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until the next vootie

January 26, 2022

On February 2, 1959, my parents and I moved from Butler, Missouri (population 3333) to Shreveport, Lousiana (population 127,000). We checked into a motel late and awakened to the news of the plane crash that killed Buddy Holly, Richie Valens and the Big Bopper. But that wasn’t the weirdest part of that day. Dad’s new boss took us out for a tour of Shreveport, and my eyes have never been wider. Butler was not a progressive town, but its schools were integrated, I had black friends and it was generally peaceful. Shreveport was rabidly racist. We drove past gas stations with three restrooms: “White Women”, “White Men” and “Colored”. We saw separate drinking fountains, separate entrances to movie houses. My young mind was blown.

The next day, mom enrolled me and my blown mind into the eighth grade of Lakeshore Junior High. It had many times more students than Butler Elementary. Most fortunately, one of them was Gordon. Our mutual love of Mad magazine began our friendship. We borrowed the word “vootie” from Mad and used it as a greeting and sign-off word for 63 years. On January 15th, Gordon died unexpectedly without a chance for a final “vootie”.

We were an odd pair. He was a devout Southern Baptist, I was a marginal Methodist. I was the smallest boy in our class, he walked with a prominent limp that would later be remediated by physio and a stay in a Shriners’ Hospital. We were nowhere near cool. Undaunted, however, we started at Fair Park High School in 1961, where we had some success: he on the debate team, me editing the school newspaper. The ladies, however, remained unimpressed. Almost every Friday night we played Putt-Putt golf. We dabbled in conservative politics, writing a parody of the song “Goldfinger” to laud Barry Goldwater. We developed a friendly rivalry over baseball, Gordon supporting the Dodgers and me the Giants.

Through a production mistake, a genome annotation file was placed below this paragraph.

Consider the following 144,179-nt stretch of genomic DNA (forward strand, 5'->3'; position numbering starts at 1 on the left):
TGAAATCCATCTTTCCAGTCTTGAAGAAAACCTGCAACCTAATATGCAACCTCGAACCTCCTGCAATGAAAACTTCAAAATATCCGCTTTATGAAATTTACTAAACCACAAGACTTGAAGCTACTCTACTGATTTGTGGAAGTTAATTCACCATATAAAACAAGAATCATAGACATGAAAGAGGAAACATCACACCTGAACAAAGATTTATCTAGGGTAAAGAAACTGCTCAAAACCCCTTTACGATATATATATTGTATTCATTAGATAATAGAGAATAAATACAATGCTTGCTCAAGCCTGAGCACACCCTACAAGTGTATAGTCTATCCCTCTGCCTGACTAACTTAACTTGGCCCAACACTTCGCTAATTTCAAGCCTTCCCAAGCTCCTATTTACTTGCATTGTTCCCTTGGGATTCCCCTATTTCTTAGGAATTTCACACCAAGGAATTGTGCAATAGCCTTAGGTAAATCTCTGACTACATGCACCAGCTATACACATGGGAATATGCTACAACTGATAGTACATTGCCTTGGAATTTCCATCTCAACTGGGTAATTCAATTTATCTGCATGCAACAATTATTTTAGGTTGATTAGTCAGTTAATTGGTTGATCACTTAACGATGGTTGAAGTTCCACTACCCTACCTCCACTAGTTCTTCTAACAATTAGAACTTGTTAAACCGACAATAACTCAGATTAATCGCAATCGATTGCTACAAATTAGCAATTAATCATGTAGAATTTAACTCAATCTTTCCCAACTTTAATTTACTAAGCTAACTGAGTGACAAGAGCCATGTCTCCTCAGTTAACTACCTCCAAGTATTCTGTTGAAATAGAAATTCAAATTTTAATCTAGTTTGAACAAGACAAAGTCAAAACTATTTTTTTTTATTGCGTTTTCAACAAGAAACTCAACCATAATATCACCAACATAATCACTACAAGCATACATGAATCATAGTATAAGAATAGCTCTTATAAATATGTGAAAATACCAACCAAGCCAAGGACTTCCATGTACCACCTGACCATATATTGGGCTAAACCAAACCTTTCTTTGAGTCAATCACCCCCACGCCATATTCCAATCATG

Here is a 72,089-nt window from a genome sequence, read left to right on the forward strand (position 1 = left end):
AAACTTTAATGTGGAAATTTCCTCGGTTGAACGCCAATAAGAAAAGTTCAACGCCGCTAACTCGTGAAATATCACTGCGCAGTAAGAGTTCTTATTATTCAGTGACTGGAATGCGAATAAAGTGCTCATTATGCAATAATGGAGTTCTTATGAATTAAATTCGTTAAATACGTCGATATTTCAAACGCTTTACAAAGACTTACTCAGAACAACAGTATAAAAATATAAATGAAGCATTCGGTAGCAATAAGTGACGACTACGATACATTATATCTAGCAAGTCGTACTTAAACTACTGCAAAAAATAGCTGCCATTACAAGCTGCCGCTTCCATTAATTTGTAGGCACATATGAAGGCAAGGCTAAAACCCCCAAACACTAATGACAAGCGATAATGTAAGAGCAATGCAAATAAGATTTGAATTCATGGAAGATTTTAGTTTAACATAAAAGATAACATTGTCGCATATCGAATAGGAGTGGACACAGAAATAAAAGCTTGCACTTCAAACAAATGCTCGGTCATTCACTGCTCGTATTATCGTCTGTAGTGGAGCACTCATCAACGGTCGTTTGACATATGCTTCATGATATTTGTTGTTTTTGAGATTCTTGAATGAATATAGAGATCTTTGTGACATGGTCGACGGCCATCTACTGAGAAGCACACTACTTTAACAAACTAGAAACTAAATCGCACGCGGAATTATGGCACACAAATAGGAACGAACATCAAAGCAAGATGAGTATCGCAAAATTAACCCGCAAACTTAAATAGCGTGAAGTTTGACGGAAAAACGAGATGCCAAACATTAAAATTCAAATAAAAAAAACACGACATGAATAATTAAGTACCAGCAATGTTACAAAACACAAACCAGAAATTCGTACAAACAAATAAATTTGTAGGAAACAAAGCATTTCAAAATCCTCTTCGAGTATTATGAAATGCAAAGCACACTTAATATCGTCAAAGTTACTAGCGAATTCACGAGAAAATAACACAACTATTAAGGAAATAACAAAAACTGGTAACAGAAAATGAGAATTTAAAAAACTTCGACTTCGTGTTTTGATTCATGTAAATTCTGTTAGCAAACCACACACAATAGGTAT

Upon graduating in ’64, our paths parted. Gordon attended Baylor and Tulane universities, I joined the Marines and attended the School of Hard Knocks. We both protested the Vietnam War at the October ’69 Moratorium in New Orleans, but neither of us knew the other was there. We did connect in the Crescent City in ’73 after my Marine stint and divorce. We stayed in contact since then. I visited him twice after he moved to D.C. and we talked often on the phone.

He called just before his death, but I was up at our micro-hydro site deep in snow. I tried to call him a few days later but I couldn’t find his number, so I e-mailed him for it. When he didn’t respond I should have been suspicious because he was always the Sensible One, the Reliable One, the Friend You Could Always Count On.

So, vootie, Gordie. I miss you beyond measure. I’m not at all sure about an afterlife, but if there is one I look forward to a big “vootie” from you. I know you’ll be there. No one deserves it more.